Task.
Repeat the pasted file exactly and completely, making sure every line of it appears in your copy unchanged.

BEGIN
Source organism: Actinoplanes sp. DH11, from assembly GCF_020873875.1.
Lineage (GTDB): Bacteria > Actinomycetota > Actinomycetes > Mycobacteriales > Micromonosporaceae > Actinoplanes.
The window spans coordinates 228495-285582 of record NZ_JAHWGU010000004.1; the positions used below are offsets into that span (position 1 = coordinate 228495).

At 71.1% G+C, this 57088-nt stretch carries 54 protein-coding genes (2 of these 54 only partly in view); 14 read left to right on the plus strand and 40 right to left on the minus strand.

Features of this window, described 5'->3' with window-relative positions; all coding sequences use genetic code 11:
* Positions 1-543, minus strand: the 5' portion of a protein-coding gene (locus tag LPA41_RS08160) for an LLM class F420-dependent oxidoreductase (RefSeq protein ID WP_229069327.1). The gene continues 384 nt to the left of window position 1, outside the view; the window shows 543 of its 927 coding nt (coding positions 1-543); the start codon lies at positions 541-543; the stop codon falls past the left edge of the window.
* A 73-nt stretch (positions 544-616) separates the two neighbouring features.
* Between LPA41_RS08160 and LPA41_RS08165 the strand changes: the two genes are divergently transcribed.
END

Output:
Source organism: Actinoplanes sp. DH11, from assembly GCF_020873875.1.
Lineage (GTDB): Bacteria > Actinomycetota > Actinomycetes > Mycobacteriales > Micromonosporaceae > Actinoplanes.
The window spans coordinates 228495-285582 of record NZ_JAHWGU010000004.1; the positions used below are offsets into that span (position 1 = coordinate 228495).

At 71.1% G+C, this 57088-nt stretch carries 54 protein-coding genes (2 of these 54 only partly in view); 14 read left to right on the plus strand and 40 right to left on the minus strand.

Features of this window, described 5'->3' with window-relative positions; all coding sequences use genetic code 11:
* Positions 1-543, minus strand: the 5' portion of a protein-coding gene (locus tag LPA41_RS08160) for an LLM class F420-dependent oxidoreductase (RefSeq protein ID WP_229069327.1). The gene continues 384 nt to the left of window position 1, outside the view; the window shows 543 of its 927 coding nt (coding positions 1-543); the start codon lies at positions 541-543; the stop codon falls past the left edge of the window.
* A 73-nt stretch (positions 544-616) separates the two neighbouring features.
* Between LPA41_RS08160 and LPA41_RS08165 the strand changes: the two genes are divergently transcribed.